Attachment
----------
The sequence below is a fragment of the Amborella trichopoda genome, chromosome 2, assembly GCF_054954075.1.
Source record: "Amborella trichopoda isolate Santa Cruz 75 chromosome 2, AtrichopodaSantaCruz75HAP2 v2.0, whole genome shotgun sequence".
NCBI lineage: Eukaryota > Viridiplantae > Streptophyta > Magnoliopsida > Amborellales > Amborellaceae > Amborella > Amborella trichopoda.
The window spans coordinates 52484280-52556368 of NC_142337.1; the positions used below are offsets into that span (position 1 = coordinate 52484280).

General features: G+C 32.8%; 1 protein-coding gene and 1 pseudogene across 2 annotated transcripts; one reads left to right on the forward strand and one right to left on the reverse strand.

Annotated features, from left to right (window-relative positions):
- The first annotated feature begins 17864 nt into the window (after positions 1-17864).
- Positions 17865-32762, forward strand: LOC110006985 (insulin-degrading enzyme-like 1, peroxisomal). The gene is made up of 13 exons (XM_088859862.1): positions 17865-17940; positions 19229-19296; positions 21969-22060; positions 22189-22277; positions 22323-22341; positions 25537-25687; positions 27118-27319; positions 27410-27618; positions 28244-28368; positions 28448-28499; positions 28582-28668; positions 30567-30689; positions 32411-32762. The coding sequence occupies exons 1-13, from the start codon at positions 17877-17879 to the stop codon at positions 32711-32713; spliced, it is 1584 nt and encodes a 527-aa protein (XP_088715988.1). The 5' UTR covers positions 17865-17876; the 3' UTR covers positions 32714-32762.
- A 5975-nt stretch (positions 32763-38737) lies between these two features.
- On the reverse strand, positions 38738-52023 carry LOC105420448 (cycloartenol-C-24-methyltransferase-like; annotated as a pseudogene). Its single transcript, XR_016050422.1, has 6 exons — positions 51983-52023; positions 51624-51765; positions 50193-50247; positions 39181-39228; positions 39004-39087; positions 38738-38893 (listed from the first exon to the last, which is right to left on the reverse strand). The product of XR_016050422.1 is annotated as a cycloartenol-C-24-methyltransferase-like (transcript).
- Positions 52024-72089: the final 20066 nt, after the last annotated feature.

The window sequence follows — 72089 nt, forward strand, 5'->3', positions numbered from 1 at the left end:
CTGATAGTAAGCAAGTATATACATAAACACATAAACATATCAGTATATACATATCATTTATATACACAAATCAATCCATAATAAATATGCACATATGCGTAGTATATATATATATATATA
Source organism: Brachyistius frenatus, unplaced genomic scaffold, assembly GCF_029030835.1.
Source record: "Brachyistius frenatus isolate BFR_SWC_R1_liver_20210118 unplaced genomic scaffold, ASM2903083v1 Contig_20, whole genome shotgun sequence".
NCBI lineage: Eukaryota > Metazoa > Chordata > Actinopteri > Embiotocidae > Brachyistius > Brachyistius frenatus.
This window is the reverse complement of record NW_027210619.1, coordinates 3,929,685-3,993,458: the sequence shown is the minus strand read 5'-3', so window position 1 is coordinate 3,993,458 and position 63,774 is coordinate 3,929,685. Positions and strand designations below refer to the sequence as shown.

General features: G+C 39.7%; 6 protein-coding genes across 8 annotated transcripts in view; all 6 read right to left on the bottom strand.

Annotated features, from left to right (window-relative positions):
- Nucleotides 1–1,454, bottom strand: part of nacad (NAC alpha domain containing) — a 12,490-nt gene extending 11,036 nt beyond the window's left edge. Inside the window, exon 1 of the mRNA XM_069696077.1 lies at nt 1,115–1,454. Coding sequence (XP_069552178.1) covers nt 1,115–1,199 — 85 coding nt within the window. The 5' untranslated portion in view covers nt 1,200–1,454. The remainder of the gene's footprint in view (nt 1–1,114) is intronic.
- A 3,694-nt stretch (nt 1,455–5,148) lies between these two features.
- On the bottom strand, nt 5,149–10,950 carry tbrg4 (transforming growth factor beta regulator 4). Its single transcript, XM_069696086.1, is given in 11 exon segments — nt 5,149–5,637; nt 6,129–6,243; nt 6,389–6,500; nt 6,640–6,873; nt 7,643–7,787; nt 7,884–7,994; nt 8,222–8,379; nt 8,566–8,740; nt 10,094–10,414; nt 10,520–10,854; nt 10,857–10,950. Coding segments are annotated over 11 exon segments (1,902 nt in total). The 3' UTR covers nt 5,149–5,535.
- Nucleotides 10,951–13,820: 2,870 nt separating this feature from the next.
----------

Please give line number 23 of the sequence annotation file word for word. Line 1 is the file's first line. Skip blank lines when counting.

- Nucleotides 10,951–13,820: 2,870 nt separating this feature from the next.